While it is a lot of work to make these decisions and build a definitive list, I think it is worthwhile because it is helping me to make progress toward my long-term reading goals rather than just reading whatever strikes my fancy in a given moment. I still allow myself a lot of freedom to pick what to read next, but by taking time to weigh which books I really want to read, I think I will make better choices overall.

Wednesday, May 20, 2015

Meta: Blog 9

So I set up a Blogger account. I believe this is my 9th attempt at starting a blog. When you put it that way, it seems a bit foolhardy to even do this.
  1. My original, and only fulfilling, blog was on Xanga. I was in high school. To this day I wonder how much the quality of that experience was a result of youth and singleness, and thus unrepeatable.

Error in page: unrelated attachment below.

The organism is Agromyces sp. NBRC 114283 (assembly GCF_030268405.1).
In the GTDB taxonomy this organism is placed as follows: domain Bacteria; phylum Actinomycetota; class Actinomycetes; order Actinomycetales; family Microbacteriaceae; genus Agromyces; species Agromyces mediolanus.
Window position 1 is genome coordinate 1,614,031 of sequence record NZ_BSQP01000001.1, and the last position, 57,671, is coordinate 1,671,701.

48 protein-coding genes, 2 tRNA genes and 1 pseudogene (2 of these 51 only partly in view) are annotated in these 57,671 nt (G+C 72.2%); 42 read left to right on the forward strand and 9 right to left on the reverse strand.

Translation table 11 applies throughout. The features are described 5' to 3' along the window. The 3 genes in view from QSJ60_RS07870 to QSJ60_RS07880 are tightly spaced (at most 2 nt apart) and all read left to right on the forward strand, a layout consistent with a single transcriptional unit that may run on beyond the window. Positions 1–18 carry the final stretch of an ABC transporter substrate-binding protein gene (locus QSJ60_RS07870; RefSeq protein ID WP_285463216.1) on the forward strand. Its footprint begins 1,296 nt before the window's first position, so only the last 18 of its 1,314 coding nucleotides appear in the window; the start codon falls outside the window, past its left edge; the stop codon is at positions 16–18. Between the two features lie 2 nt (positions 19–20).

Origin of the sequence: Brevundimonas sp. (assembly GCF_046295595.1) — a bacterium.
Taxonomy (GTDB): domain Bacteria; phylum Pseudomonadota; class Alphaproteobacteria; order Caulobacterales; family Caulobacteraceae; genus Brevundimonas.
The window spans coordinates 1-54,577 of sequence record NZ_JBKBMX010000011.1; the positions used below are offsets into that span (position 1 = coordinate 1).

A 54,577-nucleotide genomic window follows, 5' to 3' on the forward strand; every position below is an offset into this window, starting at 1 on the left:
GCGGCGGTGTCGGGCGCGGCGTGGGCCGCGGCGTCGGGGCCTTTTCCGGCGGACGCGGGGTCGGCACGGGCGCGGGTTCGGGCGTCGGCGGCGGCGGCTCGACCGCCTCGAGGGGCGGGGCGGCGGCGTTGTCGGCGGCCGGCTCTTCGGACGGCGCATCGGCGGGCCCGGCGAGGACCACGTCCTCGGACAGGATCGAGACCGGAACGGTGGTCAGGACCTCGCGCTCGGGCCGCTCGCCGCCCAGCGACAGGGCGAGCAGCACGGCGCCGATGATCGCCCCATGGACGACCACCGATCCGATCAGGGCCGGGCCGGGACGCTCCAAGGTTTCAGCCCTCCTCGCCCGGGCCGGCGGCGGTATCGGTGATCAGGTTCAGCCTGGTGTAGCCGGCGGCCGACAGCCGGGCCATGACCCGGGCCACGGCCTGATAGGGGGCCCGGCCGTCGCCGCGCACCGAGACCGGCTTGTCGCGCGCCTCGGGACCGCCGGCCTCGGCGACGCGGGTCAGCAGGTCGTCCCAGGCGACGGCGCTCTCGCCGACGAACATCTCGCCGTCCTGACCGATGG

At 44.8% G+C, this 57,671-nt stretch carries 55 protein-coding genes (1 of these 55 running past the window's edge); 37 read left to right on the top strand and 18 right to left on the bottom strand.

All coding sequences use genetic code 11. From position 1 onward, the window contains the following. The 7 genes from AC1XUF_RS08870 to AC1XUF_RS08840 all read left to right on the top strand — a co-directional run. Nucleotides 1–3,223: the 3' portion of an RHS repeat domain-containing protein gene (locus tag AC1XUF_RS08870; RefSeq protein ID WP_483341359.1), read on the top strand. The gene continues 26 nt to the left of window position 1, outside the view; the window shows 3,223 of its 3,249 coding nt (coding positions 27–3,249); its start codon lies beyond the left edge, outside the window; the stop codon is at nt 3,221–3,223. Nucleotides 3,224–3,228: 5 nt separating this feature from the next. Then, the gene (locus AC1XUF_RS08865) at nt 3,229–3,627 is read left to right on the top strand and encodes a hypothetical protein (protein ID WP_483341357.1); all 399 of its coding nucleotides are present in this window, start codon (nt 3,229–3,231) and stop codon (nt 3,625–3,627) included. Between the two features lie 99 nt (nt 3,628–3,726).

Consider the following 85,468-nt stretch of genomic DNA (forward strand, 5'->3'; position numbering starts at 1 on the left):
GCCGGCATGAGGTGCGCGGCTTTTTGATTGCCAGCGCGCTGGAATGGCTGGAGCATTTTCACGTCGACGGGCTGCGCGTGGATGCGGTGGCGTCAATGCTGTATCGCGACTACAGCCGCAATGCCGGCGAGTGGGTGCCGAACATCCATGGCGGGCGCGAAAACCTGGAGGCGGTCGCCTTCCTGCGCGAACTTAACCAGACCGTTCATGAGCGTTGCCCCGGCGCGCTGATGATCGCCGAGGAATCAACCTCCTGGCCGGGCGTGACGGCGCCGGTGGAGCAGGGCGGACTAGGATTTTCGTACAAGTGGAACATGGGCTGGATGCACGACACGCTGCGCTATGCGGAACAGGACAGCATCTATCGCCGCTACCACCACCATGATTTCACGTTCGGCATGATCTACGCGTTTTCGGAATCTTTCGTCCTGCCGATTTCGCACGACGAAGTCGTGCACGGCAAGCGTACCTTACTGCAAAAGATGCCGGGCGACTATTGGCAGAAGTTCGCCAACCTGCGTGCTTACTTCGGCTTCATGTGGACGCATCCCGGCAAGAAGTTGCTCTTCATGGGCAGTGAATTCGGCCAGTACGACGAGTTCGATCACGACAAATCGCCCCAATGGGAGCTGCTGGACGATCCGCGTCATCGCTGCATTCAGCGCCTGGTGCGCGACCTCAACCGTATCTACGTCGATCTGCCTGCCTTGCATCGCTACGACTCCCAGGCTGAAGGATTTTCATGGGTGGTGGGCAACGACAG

2. Second blog was a custom Rails project. I believe I created this to be a programming blog. You had to create an account to comment, and the passwords were stored in plain text. ಠ_ಠ
  3. Next was an off-the-shelf OSS blog. I think it was Rails but I'm pretty sure it wasn't Mephisto. It was that era, though.
  4. Another custom Rails project. This time with hashed passwords.
  5. Around this time I met Brandon Mathis and was a fairly early adopter of his Octopress project, which I now see absolutely everywhere.
  6. A perverse desire to post from iOS led me to migrate to Tumblr. I liked the idea of joining a blog network again, and wrote a post along similar lines to this one. I still mostly wrote about programming.